11 funny and inspiring women who masterminded their own TV success

In honour of International Women's Day, here are some of TV's most successful females who created their own work — and took centre stage...

102506

Unless you’re from before the stone age or you just happen to live under a rock, you’ll know that humour has nothing to do with gender. Men can be funny, women can be funny, trans people can be funny and so on. The world has moved past the whole Can Women Be Funny? phase.

Advertisement

But, of course, that doesn’t mean women aren’t still struggling to get their work on-screen, or that there isn’t still plenty of gender bias in parts of the entertainment industry.

So in honour of International Women’s Day, RadioTimes.com is celebrating some of the especially hilarious women who are making their name by writing and starring in their own shows. This is, of course, not an exhaustive list but a tribute to nine women causing a stir — and making it happen for themselves…


Sharon Horgan

102452

Why she’s inspiring: A master of writing and playing real women who aren’t selfless and angelic — in fact, they’re quite the opposite. Horgan created 2006 BBC3 sitcom Pulling, one of the few comedies where women were at the centre of the story, not just playing someone’s girlfriend. And now she’s tackled the very bleakest, funniest aspects of relationships and parenthood with Channel 4’s Catastrophe, the sitcom she’s co-written with Rob Delaney. At this year’s Royal Television Society Awards, the show has been nominated in two categories; Scripted Comedy and Comedy Performance.

What she says: “I never used to see anything on TV where the man was in the weaker position. It was always the female showing emotion, breaking down, being emotionally torn apart by men. And I just thought, ‘Well, it’s not always like that.’ And I thought not only would it be good to show that, it would be funny.” The Guardian


Michaela Coel

102454

Why she’s inspiringFirstly, because she wrote this line for her character in E4’s Chewing Gum; “My mum was gonna name me Alyssa, which means sweet angel in Indian. But when I came out, she looked at me and called me Tracey.” This made RadioTimes.com laugh for hours. Secondly, because Coel has made a name for herself with a sitcom which is both funny and manages to sharply elbow away stereotypes about women and working class life.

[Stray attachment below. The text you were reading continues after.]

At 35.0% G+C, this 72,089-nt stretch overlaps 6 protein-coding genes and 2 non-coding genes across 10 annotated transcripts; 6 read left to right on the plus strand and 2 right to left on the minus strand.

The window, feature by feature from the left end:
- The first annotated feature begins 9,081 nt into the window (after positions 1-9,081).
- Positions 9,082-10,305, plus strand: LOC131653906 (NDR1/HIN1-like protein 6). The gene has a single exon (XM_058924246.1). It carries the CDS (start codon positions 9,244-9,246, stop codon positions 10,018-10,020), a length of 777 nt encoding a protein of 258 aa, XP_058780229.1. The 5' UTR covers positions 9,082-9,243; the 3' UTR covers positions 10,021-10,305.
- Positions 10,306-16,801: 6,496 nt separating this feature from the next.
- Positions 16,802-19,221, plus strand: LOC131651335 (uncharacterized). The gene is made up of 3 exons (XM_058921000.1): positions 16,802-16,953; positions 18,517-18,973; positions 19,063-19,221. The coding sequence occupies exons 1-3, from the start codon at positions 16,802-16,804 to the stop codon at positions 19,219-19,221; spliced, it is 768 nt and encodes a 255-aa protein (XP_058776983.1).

What she says: Michaela told RadioTimes.com, “I do not sleep, I stay up and I stay upright and I type through the night. I am not an insomniac; I have got f****ng deadlines, man. I will watch waitresses come in and do their shift. I will go to a 24-hour café in Bloomsbury and watch them on Tottenham Court Road and I would write there. I have put a lot of work into this, a lot of fighting for creative control.”


Lena Dunham

102456

Why she’s inspiring: The Girls creator and star has been a sort of saviour for many twenty-something women who, for the first time ever, saw a show which revealed sex in all its possible grimness, non-conformist body types and the general sense of confusion that imbues millennial life. A proud feminist, Dunham has shown she’s not at all scared to say what she really thinks – and Girls will be missed when it comes to an end later this year.

What she says: “There is nothing gutsier to me than a person announcing that their story is one that deserves to be told, especially if that person is a woman. As hard as we have worked and as far as we have come, there are still so many forces conspiring to tell women that our concerns are petty, our opinions aren’t needed, that we lack the gravitas necessary for our stories to matter. That personal writing by women is no more than an exercise in vanity and that we should appreciate this new world for women, sit down, and shut up.” ― from her book, Not That Kind of Girl


Phoebe Waller-Bridge

102457

Why she’s inspiring: Unafraid of being brash and feminist, Waller-Bridge has written unpredictable, rude and fascinating females into her first sitcom Crashing (on Channel 4) in which she also stars. But her breakout was undoubtedly Fleabag. Frustrated about the scarcity of good roles for women, she’d already written her BBC3 show as a one-woman show about an anti-heroine, winning an Olivier award nomination and the Stage award for best solo performance. But Fleabag created a critical splash when it was turned into a six-part series for the on-demand service, making Waller-Bridge’s name internationally and even propelling her towards a role in the new Han Solo spin-off.

What she says: In an interview with RadioTimes.com, she said; “I love doing both things [writing and acting] so much the idea of doing both at the same time bordered on a fantasy for ages,” she said. But shows like Pulling, Catastrophe and Drifters, which all featured the women who wrote them, made her realise it was possible. “Once I saw it as something that could really happen I was like, that has to happen now please.


Mindy Kaling

102458

Why she’s inspiring: The creator and star of The Mindy Project, Kaling is unapologetic, ambitious and passionate about writing good TV. And she’s invented a star character who is a successful medic in a male-dominated field, who isn’t instantly likeable or sweet — but rather flawed, funny and obsessed with sex.

Advertisement

What she says: “It’s very nice to have a show at a time when a woman who is not traditionally beautiful having her own comedy show and being openly pro-choice is commonplace. Right now, all my favourite shows star women who, if not producing it, created it themselves. I’m glad I’m coming up at this same time.” The Guardian